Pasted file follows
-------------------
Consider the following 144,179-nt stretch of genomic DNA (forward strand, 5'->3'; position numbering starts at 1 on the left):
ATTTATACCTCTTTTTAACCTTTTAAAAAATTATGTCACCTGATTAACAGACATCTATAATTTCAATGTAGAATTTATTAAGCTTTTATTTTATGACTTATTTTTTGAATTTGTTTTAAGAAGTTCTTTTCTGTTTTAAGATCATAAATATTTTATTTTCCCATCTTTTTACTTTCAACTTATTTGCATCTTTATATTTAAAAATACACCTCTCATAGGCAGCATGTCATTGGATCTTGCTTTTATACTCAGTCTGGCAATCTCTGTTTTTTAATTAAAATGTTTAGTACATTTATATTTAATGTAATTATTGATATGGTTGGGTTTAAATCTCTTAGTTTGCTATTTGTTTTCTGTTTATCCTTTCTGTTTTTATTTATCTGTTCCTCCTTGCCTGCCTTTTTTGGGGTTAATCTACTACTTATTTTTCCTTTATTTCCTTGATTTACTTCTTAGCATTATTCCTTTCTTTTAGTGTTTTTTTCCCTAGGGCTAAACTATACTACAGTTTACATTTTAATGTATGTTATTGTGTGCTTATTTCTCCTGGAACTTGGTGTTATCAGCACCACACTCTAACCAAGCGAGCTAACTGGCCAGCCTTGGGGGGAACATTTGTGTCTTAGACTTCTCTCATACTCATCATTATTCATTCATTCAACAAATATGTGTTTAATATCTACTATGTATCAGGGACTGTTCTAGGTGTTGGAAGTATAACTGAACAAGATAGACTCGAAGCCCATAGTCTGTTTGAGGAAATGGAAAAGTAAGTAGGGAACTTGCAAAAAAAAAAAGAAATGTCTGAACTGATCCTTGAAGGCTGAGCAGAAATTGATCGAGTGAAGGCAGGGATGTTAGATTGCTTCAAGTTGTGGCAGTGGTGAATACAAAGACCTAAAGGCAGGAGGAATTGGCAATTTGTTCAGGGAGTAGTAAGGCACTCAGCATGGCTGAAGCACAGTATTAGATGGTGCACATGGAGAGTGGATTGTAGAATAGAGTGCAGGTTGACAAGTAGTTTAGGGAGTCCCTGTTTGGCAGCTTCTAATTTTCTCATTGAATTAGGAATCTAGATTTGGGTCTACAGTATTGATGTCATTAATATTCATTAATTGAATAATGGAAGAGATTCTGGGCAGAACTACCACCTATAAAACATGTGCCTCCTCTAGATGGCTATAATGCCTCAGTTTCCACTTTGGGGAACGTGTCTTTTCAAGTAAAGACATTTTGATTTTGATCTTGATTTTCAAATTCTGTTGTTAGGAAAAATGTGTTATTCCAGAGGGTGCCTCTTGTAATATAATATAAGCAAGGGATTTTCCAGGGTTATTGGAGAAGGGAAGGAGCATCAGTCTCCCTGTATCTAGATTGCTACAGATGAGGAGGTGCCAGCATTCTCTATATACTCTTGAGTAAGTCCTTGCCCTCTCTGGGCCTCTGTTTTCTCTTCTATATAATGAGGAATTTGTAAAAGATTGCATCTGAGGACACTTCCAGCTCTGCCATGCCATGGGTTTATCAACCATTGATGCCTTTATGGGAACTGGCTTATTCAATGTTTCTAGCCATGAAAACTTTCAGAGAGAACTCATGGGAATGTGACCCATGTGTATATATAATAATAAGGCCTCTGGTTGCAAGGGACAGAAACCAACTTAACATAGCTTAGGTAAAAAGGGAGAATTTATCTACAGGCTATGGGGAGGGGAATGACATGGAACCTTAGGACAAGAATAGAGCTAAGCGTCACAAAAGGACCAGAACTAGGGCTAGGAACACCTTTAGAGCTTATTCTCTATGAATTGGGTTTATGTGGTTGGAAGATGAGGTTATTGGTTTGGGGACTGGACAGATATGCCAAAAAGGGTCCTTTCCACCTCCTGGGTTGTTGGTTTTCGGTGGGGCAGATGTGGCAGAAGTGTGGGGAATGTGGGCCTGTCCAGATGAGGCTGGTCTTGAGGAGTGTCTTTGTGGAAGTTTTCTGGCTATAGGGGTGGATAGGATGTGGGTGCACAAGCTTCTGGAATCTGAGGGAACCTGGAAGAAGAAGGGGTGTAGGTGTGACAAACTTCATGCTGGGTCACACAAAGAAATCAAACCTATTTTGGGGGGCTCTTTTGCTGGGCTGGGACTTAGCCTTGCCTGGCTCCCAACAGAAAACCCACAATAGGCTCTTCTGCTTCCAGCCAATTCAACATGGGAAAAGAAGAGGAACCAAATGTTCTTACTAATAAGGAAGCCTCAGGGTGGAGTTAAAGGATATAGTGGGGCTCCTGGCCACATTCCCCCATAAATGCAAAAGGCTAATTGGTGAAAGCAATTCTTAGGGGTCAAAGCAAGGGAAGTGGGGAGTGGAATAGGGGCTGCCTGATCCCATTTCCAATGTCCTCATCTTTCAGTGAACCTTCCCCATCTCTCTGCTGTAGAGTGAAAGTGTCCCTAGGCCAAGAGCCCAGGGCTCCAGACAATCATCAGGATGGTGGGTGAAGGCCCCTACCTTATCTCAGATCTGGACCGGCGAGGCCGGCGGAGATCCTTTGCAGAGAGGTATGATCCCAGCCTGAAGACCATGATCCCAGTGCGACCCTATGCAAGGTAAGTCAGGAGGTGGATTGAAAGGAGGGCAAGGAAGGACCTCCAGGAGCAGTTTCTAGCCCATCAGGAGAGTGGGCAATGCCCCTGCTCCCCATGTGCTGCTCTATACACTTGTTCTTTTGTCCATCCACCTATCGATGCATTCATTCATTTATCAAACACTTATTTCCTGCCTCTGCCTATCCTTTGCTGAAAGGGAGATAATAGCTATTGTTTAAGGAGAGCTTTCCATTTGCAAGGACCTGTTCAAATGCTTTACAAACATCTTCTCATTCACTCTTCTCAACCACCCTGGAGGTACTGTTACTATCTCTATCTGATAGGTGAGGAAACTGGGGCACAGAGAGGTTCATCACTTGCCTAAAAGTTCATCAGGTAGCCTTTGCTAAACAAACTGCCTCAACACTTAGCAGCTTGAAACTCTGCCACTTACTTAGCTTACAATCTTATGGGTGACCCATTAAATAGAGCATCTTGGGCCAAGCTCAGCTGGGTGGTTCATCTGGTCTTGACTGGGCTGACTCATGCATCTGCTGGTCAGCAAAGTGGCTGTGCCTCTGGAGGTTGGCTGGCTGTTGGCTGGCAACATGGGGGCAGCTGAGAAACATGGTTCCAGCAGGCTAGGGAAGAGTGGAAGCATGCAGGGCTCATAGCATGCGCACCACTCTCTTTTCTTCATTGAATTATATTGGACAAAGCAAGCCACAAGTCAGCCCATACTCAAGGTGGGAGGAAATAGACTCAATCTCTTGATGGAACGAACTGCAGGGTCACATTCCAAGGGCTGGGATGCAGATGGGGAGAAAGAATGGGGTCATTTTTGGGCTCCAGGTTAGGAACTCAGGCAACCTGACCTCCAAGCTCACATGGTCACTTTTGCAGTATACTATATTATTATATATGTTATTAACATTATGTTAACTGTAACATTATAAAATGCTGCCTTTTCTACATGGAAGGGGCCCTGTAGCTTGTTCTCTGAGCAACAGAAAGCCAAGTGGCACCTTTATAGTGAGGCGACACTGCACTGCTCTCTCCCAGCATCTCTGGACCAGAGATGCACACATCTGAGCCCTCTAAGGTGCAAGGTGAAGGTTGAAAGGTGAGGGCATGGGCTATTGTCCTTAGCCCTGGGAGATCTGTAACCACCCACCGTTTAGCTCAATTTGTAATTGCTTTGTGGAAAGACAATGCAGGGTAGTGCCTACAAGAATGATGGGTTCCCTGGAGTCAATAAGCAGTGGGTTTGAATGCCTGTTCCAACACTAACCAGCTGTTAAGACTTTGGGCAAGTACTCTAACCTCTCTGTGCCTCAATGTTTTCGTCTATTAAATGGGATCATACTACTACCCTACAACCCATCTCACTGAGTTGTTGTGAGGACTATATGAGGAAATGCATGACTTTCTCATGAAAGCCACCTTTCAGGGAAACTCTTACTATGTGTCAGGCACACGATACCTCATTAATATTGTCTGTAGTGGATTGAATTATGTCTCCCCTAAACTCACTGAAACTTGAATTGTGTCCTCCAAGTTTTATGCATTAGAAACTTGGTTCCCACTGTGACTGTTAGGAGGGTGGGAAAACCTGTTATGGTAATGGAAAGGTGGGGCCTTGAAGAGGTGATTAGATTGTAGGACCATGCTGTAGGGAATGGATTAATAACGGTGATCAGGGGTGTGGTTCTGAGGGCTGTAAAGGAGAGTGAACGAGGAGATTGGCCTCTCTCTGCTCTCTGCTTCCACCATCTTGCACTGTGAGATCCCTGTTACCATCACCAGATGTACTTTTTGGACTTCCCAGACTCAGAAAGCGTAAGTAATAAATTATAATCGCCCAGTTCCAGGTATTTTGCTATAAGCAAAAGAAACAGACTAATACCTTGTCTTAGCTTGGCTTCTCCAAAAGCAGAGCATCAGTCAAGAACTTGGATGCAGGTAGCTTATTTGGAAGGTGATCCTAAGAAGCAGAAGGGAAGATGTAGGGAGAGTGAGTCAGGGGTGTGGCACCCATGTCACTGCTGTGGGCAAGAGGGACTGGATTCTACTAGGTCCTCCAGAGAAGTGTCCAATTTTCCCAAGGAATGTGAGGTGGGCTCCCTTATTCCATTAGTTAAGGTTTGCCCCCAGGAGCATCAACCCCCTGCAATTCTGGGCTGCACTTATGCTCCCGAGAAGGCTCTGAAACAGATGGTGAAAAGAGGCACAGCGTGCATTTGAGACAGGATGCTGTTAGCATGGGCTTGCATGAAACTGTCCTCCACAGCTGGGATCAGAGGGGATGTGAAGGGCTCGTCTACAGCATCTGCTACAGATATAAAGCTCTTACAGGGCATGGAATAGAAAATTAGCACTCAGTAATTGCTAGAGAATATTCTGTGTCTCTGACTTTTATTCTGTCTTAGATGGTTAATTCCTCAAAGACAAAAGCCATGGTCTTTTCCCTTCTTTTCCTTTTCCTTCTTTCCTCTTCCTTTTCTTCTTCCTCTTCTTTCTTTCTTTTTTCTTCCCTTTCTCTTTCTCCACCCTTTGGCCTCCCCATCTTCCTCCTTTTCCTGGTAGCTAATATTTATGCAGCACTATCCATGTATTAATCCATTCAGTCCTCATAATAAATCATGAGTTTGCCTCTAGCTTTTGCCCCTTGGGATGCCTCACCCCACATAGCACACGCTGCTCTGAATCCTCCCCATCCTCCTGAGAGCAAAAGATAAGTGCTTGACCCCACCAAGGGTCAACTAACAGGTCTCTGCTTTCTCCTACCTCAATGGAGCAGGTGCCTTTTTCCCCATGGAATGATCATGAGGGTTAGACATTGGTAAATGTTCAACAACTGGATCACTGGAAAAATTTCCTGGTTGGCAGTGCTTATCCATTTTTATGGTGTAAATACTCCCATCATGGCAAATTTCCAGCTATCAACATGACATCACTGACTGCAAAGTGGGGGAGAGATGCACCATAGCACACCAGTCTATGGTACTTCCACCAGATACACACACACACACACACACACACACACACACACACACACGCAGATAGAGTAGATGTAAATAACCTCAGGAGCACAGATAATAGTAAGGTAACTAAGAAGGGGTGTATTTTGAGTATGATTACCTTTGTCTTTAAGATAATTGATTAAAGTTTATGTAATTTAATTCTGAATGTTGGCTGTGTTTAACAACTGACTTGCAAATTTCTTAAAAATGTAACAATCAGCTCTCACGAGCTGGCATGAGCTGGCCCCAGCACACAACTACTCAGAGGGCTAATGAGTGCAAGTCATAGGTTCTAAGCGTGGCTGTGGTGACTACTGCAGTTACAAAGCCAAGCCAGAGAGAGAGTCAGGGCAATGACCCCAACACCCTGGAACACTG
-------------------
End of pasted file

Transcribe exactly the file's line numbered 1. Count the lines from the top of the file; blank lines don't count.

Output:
Consider the following 144,179-nt stretch of genomic DNA (forward strand, 5'->3'; position numbering starts at 1 on the left):